The Department of Commerce’s National Telecommunications and Information Administration announced the availability of nearly $1 billion in additional funding to expand Internet infrastructure and adoption on Tribal Lands. This additional funding, made possible by the Bipartisan Infrastructure Law (BIL), is part of President Biden’s Investing in America agenda.
The program is meant to improve quality of life, spur economic development, and create opportunities for remote employment, online entrepreneurship, remote learning, and telehealth by expanding broadband access and by providing digital training and inclusion programs to Native American communities.
Tribal Broadband Connectivity Program
The Tribal Broadband Connectivity Program is a nearly $3 billion grant program and part of the Biden-Harris Administration’s Internet for All Initiative. The funds are made available from President Biden’s Bipartisan Infrastructure Law ($2 billion) and the Consolidated Appropriations Act of 2021 ($980 million).
Under the first Notice of Funding Opportunity (NOFO), the TBCP has already awarded $1.78 billion to 191 Tribal entities since the program began in 2021.
The program will deploy high-speed internet infrastructure, establish affordable internet access programs, and support digital inclusion projects in Native American, Alaska Native, and Native Hawaiian communities.
Key Information on Second Notice of Funding Opportunity
- NTIA held a series of Tribal Consultations on NOFO 2 priorities and processes in September 2022, which included comments from 33 tribal leaders.
- Applications are due by January 23, 2024.
- Tribes who did not receive funding or received Equitable Distributions awards for planning projects under NOFO 1 will be given priority for funding under the second NOFO.
- NTIA created guidance materials for its applications, including budget and project narrative submissions to assist tribes in applying for funding.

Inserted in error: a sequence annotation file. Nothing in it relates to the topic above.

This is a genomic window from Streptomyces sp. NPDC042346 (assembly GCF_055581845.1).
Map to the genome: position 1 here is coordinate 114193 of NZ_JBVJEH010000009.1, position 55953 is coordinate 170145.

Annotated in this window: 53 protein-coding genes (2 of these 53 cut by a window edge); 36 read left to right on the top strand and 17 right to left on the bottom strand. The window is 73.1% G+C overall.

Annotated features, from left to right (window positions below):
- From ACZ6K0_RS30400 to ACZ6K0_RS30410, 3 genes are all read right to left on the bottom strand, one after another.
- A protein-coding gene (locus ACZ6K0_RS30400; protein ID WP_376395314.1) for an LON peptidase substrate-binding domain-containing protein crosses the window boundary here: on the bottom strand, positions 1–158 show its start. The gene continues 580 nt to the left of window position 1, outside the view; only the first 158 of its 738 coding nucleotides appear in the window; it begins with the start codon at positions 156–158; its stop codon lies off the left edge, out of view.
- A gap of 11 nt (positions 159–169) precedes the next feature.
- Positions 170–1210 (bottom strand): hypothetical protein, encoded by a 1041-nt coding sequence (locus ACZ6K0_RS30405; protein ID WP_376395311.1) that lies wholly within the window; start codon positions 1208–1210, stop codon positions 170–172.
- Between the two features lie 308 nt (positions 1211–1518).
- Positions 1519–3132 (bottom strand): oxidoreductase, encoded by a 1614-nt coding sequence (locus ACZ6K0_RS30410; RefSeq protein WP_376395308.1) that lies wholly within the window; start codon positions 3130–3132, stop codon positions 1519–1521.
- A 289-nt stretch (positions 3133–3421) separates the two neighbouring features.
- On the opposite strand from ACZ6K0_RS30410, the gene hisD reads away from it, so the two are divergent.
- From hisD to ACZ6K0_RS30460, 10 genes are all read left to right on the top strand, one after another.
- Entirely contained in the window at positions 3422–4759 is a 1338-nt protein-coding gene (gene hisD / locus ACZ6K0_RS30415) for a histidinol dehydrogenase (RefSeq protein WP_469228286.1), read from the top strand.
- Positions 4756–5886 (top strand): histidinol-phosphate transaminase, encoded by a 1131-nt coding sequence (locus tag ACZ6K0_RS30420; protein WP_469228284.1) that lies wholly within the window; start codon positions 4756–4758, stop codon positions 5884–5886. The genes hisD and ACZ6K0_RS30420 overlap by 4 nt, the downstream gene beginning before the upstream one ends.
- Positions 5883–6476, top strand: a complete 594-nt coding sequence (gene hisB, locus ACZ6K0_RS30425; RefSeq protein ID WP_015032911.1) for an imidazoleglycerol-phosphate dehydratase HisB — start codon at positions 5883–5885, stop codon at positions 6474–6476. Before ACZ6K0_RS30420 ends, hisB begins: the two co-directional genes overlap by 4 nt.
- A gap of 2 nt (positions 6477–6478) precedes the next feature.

- NTIA will host regular webinars during the application window to discuss the NOFO and provide technical assistance.
Key Differences in Second NOFO
NTIA developed the first TBCP NOFO prior to the passage of the BIL. This new NOFO includes updates based on the BIL and reflects lessons learned from the first funding round. A full list of application requirements is available in the second NOFO. Key updates include:
In Tribal consultations, NTIA learned that the 90-day application window in NOFO was insufficient for some eligible Tribal entities to develop high-quality applications. The second NOFO extends this period to six months.
NTIA will prioritize funding for infrastructure deployment projects and expects to allocate not more than $100 million for standalone use and adoption (digital inclusion) projects. Standalone planning projects are no longer eligible.
Eligible entities will be prioritized and evaluated on:
- Promoting workforce development projects such as on-the-job training and certification.
- Including capacity-building strategies that promote development of lasting digital skills and technology-based jobs.
NTIA is formalizing a number of processes that were developed during the first NOFO and expanding them to leverage the most up-to-date mapping technology and availability data to review and monitor de-duplication of federal funding of projects on Tribal lands, including:
- Comparing proposed service area against NTIA’s National Broadband Availability Map and the FCC Funding Map in addition to continued coordination with all relevant agencies to prevent duplicative funding with other federal initiatives.
- Implementing new OIG Compliance requirements for disclosures, reporting, whistleblower protection, and enforcement.
- Requiring applicants to submit GIS shapefiles to demonstrate unserved locations.
- Requiring applicants to provide a Tribal Government Certification attesting to the unserved status of its Tribal Lands.
- Requiring applications to officially disclose all current and/or terminated Enforceable Buildout Commitments and broadband facilities or equipment on Tribal Land.
- Requiring applications to show that a challenge has been filed to the FCC’s National Broadband Map if the map does not reflect the Tribe’s unserved status.